Digital only restorations are also growing in popularity. In short, a digital file is provided to us by email or file upload and then restored and emailed back. This saves posting photos and any cost involved. There are a few drawbacks to this though. It’s not always possible to have control of the scanning of digitizing process of the old photo from the customer end. In order to properly quote for, restore to a high standard and provide the image in a choice of sizes the scan must be high resolution and scanned correctly in the first place.
If you have any suggestions for future posts please just let us know!
Just some nice old photographic plates described a few blog posts ago “old photographic glass plates” I now have the permission to show you what was in those boxes!
The hunting trip: If you had the money, you booked your transport and gathered a few mates and, off hunting you will go. These were times of men, showing they were real men and what they could do and what “trophies” they could shoot.
It was probably safer to shoot wild animals from up high in a tree, hence the need to build yourself a suitable hunting platform around a sturdy trunk.
Once you bagged your Tiger you could pose for your photo and then have the jungle Sherpa’s carry it home for you.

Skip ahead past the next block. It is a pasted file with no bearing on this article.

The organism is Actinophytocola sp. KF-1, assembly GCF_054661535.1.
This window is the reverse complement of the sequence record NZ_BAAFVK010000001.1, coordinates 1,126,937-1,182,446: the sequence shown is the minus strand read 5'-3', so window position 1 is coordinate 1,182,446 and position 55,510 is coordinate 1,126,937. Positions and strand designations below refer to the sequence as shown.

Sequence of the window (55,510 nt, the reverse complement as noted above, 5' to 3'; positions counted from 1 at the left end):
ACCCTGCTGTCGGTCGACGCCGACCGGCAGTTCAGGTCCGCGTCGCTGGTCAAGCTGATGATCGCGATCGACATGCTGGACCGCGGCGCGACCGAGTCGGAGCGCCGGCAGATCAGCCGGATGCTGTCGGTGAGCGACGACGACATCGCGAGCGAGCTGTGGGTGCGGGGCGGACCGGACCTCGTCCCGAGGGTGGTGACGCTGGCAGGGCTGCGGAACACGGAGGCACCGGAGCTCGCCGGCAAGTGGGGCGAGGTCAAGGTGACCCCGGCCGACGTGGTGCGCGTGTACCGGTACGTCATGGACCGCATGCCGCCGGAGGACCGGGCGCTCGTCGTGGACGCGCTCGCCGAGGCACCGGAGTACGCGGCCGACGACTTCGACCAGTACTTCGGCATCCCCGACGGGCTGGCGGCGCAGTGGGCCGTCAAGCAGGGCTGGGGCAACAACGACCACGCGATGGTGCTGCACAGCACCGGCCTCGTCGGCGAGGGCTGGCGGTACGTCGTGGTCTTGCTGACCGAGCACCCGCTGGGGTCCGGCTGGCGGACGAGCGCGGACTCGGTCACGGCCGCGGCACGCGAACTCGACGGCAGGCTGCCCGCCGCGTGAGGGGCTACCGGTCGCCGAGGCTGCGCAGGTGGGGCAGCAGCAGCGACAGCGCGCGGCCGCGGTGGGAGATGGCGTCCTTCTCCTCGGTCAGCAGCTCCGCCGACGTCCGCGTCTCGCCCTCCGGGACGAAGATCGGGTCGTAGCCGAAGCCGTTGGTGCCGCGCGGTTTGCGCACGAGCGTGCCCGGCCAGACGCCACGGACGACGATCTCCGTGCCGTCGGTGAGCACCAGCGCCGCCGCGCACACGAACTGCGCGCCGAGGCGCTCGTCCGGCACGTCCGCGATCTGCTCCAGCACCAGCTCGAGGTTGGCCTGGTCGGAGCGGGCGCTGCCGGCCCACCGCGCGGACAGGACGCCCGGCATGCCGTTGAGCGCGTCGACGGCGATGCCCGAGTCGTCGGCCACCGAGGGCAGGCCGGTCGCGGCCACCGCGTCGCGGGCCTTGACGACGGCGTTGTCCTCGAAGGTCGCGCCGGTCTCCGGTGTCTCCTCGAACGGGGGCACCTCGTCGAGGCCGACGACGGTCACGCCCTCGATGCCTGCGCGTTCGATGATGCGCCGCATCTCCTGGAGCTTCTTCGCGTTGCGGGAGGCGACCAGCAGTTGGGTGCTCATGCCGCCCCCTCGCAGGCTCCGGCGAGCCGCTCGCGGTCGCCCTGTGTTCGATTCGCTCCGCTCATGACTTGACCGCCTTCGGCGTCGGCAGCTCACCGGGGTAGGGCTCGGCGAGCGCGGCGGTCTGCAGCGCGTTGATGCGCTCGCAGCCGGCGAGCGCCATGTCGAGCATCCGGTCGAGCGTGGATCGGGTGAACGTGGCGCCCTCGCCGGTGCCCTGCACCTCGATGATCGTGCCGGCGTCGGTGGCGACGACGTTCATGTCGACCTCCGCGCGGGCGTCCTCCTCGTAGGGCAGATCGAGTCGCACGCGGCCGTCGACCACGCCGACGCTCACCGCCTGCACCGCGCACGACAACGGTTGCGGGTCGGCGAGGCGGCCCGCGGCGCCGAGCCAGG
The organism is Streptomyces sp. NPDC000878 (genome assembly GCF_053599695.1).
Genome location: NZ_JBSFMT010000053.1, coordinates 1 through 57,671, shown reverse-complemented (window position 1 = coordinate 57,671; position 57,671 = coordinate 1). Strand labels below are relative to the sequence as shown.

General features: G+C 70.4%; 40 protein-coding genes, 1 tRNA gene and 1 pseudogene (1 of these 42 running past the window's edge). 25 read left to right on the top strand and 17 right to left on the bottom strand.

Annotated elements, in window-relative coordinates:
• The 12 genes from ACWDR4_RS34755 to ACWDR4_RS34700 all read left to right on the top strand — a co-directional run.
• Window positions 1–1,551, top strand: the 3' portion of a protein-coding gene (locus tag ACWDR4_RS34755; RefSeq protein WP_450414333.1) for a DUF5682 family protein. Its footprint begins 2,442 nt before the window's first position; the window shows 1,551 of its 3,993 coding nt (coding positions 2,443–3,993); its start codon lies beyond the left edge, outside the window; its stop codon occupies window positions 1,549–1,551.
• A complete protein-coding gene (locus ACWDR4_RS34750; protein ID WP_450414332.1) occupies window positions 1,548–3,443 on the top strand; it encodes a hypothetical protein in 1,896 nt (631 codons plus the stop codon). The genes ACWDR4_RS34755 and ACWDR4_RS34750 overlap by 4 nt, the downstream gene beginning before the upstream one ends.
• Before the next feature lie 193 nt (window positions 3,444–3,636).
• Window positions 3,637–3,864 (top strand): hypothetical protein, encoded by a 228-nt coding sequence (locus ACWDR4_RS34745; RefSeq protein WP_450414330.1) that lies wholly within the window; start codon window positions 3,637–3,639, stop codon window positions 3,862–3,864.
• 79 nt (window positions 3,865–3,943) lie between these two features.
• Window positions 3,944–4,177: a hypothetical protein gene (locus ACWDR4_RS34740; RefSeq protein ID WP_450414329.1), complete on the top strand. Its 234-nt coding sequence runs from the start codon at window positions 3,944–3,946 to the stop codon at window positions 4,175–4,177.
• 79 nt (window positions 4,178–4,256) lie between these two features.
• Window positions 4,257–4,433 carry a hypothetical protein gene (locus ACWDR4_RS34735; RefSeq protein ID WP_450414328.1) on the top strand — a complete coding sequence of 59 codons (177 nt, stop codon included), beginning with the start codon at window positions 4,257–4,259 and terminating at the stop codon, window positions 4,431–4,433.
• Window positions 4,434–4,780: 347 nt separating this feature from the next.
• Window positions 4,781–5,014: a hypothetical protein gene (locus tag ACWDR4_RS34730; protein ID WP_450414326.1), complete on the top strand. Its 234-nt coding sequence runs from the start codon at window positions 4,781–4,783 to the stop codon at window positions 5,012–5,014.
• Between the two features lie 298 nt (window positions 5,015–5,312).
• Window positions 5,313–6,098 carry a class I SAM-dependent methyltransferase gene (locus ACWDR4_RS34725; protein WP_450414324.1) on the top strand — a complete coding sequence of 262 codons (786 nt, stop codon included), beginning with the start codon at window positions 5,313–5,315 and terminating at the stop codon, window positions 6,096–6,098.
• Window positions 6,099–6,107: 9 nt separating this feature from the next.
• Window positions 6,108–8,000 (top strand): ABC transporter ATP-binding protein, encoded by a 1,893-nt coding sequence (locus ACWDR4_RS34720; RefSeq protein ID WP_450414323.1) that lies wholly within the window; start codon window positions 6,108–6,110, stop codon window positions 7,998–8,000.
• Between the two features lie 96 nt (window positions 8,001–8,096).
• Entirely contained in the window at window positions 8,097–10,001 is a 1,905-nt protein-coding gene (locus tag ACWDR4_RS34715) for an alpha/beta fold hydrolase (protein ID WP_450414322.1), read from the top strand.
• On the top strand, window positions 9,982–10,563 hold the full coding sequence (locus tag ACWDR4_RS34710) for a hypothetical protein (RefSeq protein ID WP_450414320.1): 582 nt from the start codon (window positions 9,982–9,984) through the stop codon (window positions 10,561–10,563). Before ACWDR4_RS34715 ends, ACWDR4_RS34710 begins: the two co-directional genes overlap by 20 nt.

Jungle Sherpa’s carrying home the trophies. Of course hunting was not limited to tigers, anything that moved, there was plentiful supply back then. Including the Asian bear.
Above is a Boar and the magnificent Leopard
After the animals were shot and carried home they were the prepared for display or sale.
The above images were kindly donated for display by one of my clients. I do not condone hunting of any kind these are simply a record of what used to happen and a photos of historic interest.
To see where these plates came from and what they were boxed in, see my post on “old photographic glass plates“
Could this be a new discovery of an original Daguerreotype of the young Abraham Lincoln?
A newly discovered Daguerreotype was found by Justin Whiting of, Norwich Norfolk United Kingdom, could be a new photographic piece in Abraham Lincoln’s historic life story.